Last month, in the offices of the PFA where he is now the Commercial Director, Colin talked to Club Historian John Hutchinson about his career.
This included his time at Highbury, playing at the top level in Portugal, playing for Jock Wallace at Colchester United, being promoted with Sheffield United and appearing in two Play-Off finals for Leicester City, where he was also Player of the Year and captain.
He also had spells in Sweden and at Northampton Town. Uxbridge-born Colin started by describing how his life in football began.
“When I was 14 and at Grammar school I trained at Arsenal for two nights a week. I’d do my homework going home on the tube. I joined Arsenal from school in 1979. I did one year’s apprenticeship. I couldn’t have wished to join a better club, Terry Neill was the manager. l was a centre-forward then. I scored goals in the South East Counties League. Then the youth coach Terry Burton played me at centre-half in a reserve team game. Just over a year later I made my first team debut playing at centre-half.
“My debut was away at Norwich [in April 1983]. Terry made changes after Arsenal had been knocked out of the FA Cup by Manchester United. On the Monday following that match about five of us reserves were involved in the coaching and the training. I didn’t know I was playing until the day of the game, on the Wednesday.
Colin's career started in 1977 at Arsenal.
"We didn’t win but I enjoyed my debut immensely. I was lucky enough to stay in the team for the rest of that season. Pat Jennings was in goal. I couldn’t have wished for a more calming influence. This made a big difference for a young player coming into a central defensive role.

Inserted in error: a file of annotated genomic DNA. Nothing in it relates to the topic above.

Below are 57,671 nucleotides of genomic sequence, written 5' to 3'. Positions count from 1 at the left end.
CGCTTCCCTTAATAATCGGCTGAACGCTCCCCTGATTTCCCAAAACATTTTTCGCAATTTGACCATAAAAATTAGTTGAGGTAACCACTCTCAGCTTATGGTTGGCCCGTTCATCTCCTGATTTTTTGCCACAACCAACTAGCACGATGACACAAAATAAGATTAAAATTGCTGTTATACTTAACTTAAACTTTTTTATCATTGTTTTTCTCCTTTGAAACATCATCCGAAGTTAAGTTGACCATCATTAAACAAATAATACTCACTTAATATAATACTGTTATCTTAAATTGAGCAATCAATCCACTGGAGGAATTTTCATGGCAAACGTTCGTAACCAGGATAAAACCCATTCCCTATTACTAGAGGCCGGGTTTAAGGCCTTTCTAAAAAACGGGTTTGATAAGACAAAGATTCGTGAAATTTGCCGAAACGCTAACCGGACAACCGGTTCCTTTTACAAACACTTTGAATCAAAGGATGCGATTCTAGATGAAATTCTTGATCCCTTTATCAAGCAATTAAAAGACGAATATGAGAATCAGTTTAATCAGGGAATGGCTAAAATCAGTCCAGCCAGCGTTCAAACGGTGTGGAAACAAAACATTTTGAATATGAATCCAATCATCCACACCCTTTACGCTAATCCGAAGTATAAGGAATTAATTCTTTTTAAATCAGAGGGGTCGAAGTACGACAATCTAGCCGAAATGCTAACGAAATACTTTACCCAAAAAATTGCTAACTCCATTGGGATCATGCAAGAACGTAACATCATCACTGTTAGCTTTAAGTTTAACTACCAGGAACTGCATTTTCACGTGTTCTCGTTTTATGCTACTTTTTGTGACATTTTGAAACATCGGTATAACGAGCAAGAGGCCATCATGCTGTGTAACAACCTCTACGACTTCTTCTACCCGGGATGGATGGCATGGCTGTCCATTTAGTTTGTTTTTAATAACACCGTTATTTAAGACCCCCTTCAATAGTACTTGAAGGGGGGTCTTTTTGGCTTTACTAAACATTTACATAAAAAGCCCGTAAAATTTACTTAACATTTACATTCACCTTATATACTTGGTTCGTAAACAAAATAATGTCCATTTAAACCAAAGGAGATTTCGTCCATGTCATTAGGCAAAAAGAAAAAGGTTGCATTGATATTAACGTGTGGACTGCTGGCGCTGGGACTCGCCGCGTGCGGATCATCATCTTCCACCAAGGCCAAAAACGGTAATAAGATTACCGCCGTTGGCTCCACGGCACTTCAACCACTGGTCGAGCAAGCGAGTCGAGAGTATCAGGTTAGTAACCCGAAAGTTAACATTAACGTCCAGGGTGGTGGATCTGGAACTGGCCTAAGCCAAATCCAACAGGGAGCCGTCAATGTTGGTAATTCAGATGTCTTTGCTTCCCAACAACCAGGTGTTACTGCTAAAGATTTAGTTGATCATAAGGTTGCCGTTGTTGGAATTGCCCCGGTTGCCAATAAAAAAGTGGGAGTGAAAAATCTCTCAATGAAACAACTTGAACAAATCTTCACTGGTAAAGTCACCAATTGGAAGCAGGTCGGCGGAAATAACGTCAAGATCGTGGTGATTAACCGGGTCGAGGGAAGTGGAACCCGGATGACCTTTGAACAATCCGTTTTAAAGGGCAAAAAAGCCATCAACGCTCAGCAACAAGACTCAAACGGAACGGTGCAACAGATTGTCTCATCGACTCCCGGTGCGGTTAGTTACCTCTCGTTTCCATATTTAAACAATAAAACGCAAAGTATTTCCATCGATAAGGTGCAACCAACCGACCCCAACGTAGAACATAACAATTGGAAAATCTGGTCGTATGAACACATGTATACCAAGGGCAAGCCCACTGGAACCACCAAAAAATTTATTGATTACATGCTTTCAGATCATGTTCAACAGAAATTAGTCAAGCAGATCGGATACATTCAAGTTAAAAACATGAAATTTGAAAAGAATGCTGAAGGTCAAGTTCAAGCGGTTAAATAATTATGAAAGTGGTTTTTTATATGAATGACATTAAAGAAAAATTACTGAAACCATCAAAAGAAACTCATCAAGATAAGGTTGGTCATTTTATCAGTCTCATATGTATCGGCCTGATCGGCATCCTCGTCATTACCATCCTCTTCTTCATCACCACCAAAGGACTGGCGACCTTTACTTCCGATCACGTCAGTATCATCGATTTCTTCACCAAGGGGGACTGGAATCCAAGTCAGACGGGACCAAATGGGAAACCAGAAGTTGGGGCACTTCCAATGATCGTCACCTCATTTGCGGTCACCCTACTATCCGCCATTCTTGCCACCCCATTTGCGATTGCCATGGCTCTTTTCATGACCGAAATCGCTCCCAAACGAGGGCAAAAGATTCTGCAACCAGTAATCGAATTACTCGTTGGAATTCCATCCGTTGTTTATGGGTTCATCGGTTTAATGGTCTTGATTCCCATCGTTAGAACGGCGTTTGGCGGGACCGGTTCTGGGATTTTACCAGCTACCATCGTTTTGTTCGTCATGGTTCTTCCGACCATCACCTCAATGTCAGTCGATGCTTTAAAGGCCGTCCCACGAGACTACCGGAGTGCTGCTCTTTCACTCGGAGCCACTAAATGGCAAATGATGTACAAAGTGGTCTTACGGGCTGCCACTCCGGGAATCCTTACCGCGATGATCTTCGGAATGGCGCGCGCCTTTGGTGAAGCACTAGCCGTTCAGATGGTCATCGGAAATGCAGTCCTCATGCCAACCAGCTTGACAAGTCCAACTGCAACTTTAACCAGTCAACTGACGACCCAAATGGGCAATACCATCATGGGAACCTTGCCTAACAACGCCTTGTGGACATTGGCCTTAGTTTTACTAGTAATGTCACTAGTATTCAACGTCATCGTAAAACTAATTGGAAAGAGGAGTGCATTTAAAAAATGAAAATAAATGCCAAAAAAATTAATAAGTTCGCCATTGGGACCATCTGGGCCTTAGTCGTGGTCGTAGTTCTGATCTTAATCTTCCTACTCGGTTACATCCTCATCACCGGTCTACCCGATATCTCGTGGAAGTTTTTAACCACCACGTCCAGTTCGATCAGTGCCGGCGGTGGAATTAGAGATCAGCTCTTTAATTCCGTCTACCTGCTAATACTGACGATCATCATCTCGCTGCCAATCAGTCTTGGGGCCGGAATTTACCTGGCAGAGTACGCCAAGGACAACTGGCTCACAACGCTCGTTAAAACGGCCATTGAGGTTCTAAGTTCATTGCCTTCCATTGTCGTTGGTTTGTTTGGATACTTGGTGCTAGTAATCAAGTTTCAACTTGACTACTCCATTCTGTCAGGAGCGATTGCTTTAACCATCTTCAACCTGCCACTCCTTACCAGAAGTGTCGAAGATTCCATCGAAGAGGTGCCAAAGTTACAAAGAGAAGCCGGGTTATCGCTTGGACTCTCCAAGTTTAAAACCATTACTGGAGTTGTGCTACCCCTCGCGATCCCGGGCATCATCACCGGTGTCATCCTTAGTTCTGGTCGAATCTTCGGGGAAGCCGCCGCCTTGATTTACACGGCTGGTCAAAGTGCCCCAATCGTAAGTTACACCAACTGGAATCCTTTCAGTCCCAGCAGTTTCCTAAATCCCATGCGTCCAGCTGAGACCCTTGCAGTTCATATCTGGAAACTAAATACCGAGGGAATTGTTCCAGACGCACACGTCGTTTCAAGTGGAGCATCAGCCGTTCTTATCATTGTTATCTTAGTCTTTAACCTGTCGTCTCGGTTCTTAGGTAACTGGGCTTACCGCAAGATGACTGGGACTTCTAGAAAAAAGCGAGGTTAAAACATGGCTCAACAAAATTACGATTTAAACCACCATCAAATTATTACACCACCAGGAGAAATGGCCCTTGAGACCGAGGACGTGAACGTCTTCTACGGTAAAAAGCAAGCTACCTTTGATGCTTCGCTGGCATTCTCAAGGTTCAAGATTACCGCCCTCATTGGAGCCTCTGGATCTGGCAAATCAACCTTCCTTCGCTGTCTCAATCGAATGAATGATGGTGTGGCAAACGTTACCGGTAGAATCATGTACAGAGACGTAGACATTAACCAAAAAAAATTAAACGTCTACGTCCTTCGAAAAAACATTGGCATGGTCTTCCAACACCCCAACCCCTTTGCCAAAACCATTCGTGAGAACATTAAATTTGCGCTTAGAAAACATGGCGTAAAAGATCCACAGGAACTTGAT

"I also had good players around me like Kenny Sansom, Graham Rix, Brian Talbot, Chrissy White, Paul Davis, Alan Sunderland, Liam Brady, Tony Woodcock, Charlie Nicholas and Paul Mariner. They were all household names. Then there was Sammy Nelson and Pat Rice who had a big influence on the whole squad.
“In the next season [1983/84] I didn’t miss many games. At the end of the season Don Howe, who took over when Terry Neill was sacked in December, told me that he was going to play me at right back. Then they signed Viv Anderson who was the current England right back!”
In July 1986, Colin left Arsenal for Madeira to play for the Portuguese Primeira Liga side, Maritimo.
“Arsenal didn’t want me to leave because I could play at right-back, left-back and centre-half,” Colin recalled.
The standard was good. The year I was there, Porto, one of the best teams I ever played against, were European champions. I ended up playing centre-forward. In my third game we drew 2-2 with Benfica and I scored both goals. I was playing up front on my own for a while.Colin Hill
“This meant I got a few games that season but I wanted more. Steve Burtenshaw was the interim manager. I had a phone call from Maritimo’s Swedish manager who asked me to go out for a week to have a look. I went out and they asked me to sign as a defensive midfield player.